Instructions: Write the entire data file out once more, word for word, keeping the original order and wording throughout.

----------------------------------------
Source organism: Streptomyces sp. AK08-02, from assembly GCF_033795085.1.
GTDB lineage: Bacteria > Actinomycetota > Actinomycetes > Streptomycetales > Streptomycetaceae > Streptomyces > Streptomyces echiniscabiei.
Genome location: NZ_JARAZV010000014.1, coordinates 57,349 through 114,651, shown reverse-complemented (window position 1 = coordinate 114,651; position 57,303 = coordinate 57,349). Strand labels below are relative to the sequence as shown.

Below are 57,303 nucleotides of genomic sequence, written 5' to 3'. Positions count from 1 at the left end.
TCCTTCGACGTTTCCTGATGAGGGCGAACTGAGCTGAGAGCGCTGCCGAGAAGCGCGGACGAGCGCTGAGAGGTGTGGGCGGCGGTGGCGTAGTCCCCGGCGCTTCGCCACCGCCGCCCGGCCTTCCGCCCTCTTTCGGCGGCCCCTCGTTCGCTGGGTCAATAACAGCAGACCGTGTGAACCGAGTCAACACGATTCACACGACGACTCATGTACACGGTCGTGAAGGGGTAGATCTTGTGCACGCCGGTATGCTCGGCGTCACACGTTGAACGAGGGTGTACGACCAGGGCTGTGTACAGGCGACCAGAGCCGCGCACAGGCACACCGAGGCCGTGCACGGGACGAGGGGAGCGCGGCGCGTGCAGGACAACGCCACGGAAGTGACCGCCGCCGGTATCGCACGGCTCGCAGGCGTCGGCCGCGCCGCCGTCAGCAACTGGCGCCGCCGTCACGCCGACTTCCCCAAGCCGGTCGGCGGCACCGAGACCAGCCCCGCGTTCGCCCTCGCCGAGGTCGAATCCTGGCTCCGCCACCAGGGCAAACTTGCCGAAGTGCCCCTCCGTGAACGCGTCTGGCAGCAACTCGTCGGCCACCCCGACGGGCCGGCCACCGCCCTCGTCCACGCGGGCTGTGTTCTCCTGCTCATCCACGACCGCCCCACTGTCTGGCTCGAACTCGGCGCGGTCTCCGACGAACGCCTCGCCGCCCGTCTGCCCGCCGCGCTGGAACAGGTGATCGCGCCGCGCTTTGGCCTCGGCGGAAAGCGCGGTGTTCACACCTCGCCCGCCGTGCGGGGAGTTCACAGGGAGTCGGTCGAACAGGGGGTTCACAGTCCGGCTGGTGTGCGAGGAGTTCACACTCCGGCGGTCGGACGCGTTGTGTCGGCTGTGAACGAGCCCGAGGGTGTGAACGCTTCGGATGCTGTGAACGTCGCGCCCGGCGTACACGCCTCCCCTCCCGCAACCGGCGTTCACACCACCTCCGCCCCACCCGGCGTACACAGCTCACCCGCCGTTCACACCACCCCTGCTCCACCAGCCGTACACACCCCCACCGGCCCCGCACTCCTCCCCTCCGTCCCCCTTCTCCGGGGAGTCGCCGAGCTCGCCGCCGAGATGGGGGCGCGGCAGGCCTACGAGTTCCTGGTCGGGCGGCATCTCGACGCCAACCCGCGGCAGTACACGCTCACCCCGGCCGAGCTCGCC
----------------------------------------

Source organism: Streptomyces sp. AK08-02, from assembly GCF_033795085.1.
GTDB lineage: Bacteria > Actinomycetota > Actinomycetes > Streptomycetales > Streptomycetaceae > Streptomyces > Streptomyces echiniscabiei.
Genome location: NZ_JARAZV010000014.1, coordinates 57,349 through 114,651, shown reverse-complemented (window position 1 = coordinate 114,651; position 57,303 = coordinate 57,349). Strand labels below are relative to the sequence as shown.

Below are 57,303 nucleotides of genomic sequence, written 5' to 3'. Positions count from 1 at the left end.
TCCTTCGACGTTTCCTGATGAGGGCGAACTGAGCTGAGAGCGCTGCCGAGAAGCGCGGACGAGCGCTGAGAGGTGTGGGCGGCGGTGGCGTAGTCCCCGGCGCTTCGCCACCGCCGCCCGGCCTTCCGCCCTCTTTCGGCGGCCCCTCGTTCGCTGGGTCAATAACAGCAGACCGTGTGAACCGAGTCAACACGATTCACACGACGACTCATGTACACGGTCGTGAAGGGGTAGATCTTGTGCACGCCGGTATGCTCGGCGTCACACGTTGAACGAGGGTGTACGACCAGGGCTGTGTACAGGCGACCAGAGCCGCGCACAGGCACACCGAGGCCGTGCACGGGACGAGGGGAGCGCGGCGCGTGCAGGACAACGCCACGGAAGTGACCGCCGCCGGTATCGCACGGCTCGCAGGCGTCGGCCGCGCCGCCGTCAGCAACTGGCGCCGCCGTCACGCCGACTTCCCCAAGCCGGTCGGCGGCACCGAGACCAGCCCCGCGTTCGCCCTCGCCGAGGTCGAATCCTGGCTCCGCCACCAGGGCAAACTTGCCGAAGTGCCCCTCCGTGAACGCGTCTGGCAGCAACTCGTCGGCCACCCCGACGGGCCGGCCACCGCCCTCGTCCACGCGGGCTGTGTTCTCCTGCTCATCCACGACCGCCCCACTGTCTGGCTCGAACTCGGCGCGGTCTCCGACGAACGCCTCGCCGCCCGTCTGCCCGCCGCGCTGGAACAGGTGATCGCGCCGCGCTTTGGCCTCGGCGGAAAGCGCGGTGTTCACACCTCGCCCGCCGTGCGGGGAGTTCACAGGGAGTCGGTCGAACAGGGGGTTCACAGTCCGGCTGGTGTGCGAGGAGTTCACACTCCGGCGGTCGGACGCGTTGTGTCGGCTGTGAACGAGCCCGAGGGTGTGAACGCTTCGGATGCTGTGAACGTCGCGCCCGGCGTACACGCCTCCCCTCCCGCAACCGGCGTTCACACCACCTCCGCCCCACCCGGCGTACACAGCTCACCCGCCGTTCACACCACCCCTGCTCCACCAGCCGTACACACCCCCACCGGCCCCGCACTCCTCCCCTCCGTCCCCCTTCTCCGGGGAGTCGCCGAGCTCGCCGCCGAGATGGGGGCGCGGCAGGCCTACGAGTTCCTGGTCGGGCGGCATCTCGACGCCAACCCGCGGCAGTACACGCTCACCCCGGCCGAGCTCGCC